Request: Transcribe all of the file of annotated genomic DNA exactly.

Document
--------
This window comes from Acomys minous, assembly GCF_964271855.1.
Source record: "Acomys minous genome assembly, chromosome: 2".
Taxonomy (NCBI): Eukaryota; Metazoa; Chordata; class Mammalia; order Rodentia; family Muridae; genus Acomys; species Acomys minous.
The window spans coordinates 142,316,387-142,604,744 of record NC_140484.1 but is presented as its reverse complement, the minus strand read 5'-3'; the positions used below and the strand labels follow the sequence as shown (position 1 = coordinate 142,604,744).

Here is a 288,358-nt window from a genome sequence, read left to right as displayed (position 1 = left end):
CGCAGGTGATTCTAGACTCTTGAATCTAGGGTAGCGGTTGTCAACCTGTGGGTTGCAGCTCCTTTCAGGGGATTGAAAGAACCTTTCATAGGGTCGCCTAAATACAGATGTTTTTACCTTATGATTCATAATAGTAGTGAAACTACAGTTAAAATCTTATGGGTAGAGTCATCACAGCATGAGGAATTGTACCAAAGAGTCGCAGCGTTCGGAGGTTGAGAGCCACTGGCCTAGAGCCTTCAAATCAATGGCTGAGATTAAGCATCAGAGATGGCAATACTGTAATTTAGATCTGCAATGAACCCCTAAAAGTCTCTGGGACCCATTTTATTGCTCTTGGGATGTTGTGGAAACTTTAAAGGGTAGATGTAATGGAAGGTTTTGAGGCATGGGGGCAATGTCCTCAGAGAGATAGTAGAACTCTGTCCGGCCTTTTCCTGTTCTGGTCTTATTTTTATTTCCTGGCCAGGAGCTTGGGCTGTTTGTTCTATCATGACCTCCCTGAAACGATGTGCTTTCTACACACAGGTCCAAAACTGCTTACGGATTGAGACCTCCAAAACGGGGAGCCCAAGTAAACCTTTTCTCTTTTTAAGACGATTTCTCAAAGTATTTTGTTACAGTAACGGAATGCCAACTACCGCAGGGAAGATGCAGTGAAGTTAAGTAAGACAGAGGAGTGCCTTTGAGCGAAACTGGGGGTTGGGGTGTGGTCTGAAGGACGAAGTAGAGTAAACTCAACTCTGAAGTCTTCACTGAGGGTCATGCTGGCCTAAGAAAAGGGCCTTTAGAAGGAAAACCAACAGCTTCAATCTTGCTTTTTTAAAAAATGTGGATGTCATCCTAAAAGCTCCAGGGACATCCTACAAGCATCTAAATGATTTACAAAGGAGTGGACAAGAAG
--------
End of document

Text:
This window comes from Acomys minous, assembly GCF_964271855.1.
Source record: "Acomys minous genome assembly, chromosome: 2".
Taxonomy (NCBI): Eukaryota; Metazoa; Chordata; class Mammalia; order Rodentia; family Muridae; genus Acomys; species Acomys minous.
The window spans coordinates 142,316,387-142,604,744 of record NC_140484.1 but is presented as its reverse complement, the minus strand read 5'-3'; the positions used below and the strand labels follow the sequence as shown (position 1 = coordinate 142,604,744).

Here is a 288,358-nt window from a genome sequence, read left to right as displayed (position 1 = left end):
CGCAGGTGATTCTAGACTCTTGAATCTAGGGTAGCGGTTGTCAACCTGTGGGTTGCAGCTCCTTTCAGGGGATTGAAAGAACCTTTCATAGGGTCGCCTAAATACAGATGTTTTTACCTTATGATTCATAATAGTAGTGAAACTACAGTTAAAATCTTATGGGTAGAGTCATCACAGCATGAGGAATTGTACCAAAGAGTCGCAGCGTTCGGAGGTTGAGAGCCACTGGCCTAGAGCCTTCAAATCAATGGCTGAGATTAAGCATCAGAGATGGCAATACTGTAATTTAGATCTGCAATGAACCCCTAAAAGTCTCTGGGACCCATTTTATTGCTCTTGGGATGTTGTGGAAACTTTAAAGGGTAGATGTAATGGAAGGTTTTGAGGCATGGGGGCAATGTCCTCAGAGAGATAGTAGAACTCTGTCCGGCCTTTTCCTGTTCTGGTCTTATTTTTATTTCCTGGCCAGGAGCTTGGGCTGTTTGTTCTATCATGACCTCCCTGAAACGATGTGCTTTCTACACACAGGTCCAAAACTGCTTACGGATTGAGACCTCCAAAACGGGGAGCCCAAGTAAACCTTTTCTCTTTTTAAGACGATTTCTCAAAGTATTTTGTTACAGTAACGGAATGCCAACTACCGCAGGGAAGATGCAGTGAAGTTAAGTAAGACAGAGGAGTGCCTTTGAGCGAAACTGGGGGTTGGGGTGTGGTCTGAAGGACGAAGTAGAGTAAACTCAACTCTGAAGTCTTCACTGAGGGTCATGCTGGCCTAAGAAAAGGGCCTTTAGAAGGAAAACCAACAGCTTCAATCTTGCTTTTTTAAAAAATGTGGATGTCATCCTAAAAGCTCCAGGGACATCCTACAAGCATCTAAATGATTTACAAAGGAGTGGACAAGAAG